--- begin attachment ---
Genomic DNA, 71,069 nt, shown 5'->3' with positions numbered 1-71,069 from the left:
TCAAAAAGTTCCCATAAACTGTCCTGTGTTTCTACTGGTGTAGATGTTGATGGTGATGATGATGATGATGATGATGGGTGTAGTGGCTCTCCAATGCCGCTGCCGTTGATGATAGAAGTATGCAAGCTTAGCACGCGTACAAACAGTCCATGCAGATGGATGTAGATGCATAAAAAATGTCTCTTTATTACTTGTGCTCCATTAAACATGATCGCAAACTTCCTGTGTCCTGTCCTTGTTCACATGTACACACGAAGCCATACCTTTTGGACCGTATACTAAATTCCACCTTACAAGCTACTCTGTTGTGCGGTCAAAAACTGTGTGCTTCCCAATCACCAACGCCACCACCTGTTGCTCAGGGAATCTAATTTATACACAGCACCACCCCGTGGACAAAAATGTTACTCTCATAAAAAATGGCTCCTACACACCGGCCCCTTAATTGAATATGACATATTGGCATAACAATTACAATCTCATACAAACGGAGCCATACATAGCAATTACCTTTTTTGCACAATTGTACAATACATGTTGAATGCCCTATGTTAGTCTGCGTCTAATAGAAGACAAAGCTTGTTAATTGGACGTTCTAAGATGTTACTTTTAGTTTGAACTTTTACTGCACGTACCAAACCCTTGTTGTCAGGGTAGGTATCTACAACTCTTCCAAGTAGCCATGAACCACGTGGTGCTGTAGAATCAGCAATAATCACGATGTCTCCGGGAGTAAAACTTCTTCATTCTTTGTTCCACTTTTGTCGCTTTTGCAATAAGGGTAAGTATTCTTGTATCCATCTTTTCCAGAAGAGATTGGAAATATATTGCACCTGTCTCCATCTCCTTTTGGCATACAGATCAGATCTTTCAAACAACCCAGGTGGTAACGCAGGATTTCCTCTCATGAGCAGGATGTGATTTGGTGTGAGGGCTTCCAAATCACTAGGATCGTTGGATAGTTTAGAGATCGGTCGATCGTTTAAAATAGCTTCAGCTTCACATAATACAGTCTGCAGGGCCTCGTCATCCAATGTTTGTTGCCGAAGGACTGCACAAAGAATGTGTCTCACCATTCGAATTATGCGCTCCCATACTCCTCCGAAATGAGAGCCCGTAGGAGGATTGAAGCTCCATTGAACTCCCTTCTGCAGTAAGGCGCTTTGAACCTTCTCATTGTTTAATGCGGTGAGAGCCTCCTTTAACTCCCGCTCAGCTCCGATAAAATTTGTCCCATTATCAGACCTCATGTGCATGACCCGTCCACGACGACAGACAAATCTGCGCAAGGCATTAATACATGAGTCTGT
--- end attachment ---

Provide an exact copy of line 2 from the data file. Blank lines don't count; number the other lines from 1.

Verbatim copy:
TCAAAAAGTTCCCATAAACTGTCCTGTGTTTCTACTGGTGTAGATGTTGATGGTGATGATGATGATGATGATGATGGGTGTAGTGGCTCTCCAATGCCGCTGCCGTTGATGATAGAAGTATGCAAGCTTAGCACGCGTACAAACAGTCCATGCAGATGGATGTAGATGCATAAAAAATGTCTCTTTATTACTTGTGCTCCATTAAACATGATCGCAAACTTCCTGTGTCCTGTCCTTGTTCACATGTACACACGAAGCCATACCTTTTGGACCGTATACTAAATTCCACCTTACAAGCTACTCTGTTGTGCGGTCAAAAACTGTGTGCTTCCCAATCACCAACGCCACCACCTGTTGCTCAGGGAATCTAATTTATACACAGCACCACCCCGTGGACAAAAATGTTACTCTCATAAAAAATGGCTCCTACACACCGGCCCCTTAATTGAATATGACATATTGGCATAACAATTACAATCTCATACAAACGGAGCCATACATAGCAATTACCTTTTTTGCACAATTGTACAATACATGTTGAATGCCCTATGTTAGTCTGCGTCTAATAGAAGACAAAGCTTGTTAATTGGACGTTCTAAGATGTTACTTTTAGTTTGAACTTTTACTGCACGTACCAAACCCTTGTTGTCAGGGTAGGTATCTACAACTCTTCCAAGTAGCCATGAACCACGTGGTGCTGTAGAATCAGCAATAATCACGATGTCTCCGGGAGTAAAACTTCTTCATTCTTTGTTCCACTTTTGTCGCTTTTGCAATAAGGGTAAGTATTCTTGTATCCATCTTTTCCAGAAGAGATTGGAAATATATTGCACCTGTCTCCATCTCCTTTTGGCATACAGATCAGATCTTTCAAACAACCCAGGTGGTAACGCAGGATTTCCTCTCATGAGCAGGATGTGATTTGGTGTGAGGGCTTCCAAATCACTAGGATCGTTGGATAGTTTAGAGATCGGTCGATCGTTTAAAATAGCTTCAGCTTCACATAATACAGTCTGCAGGGCCTCGTCATCCAATGTTTGTTGCCGAAGGACTGCACAAAGAATGTGTCTCACCATTCGAATTATGCGCTCCCATACTCCTCCGAAATGAGAGCCCGTAGGAGGATTGAAGCTCCATTGAACTCCCTTCTGCAGTAAGGCGCTTTGAACCTTCTCATTGTTTAATGCGGTGAGAGCCTCCTTTAACTCCCGCTCAGCTCCGATAAAATTTGTCCCATTATCAGACCTCATGTGCATGACCCGTCCACGACGACAGACAAATCTGCGCAAGGCATTAATACATGAGTCTGT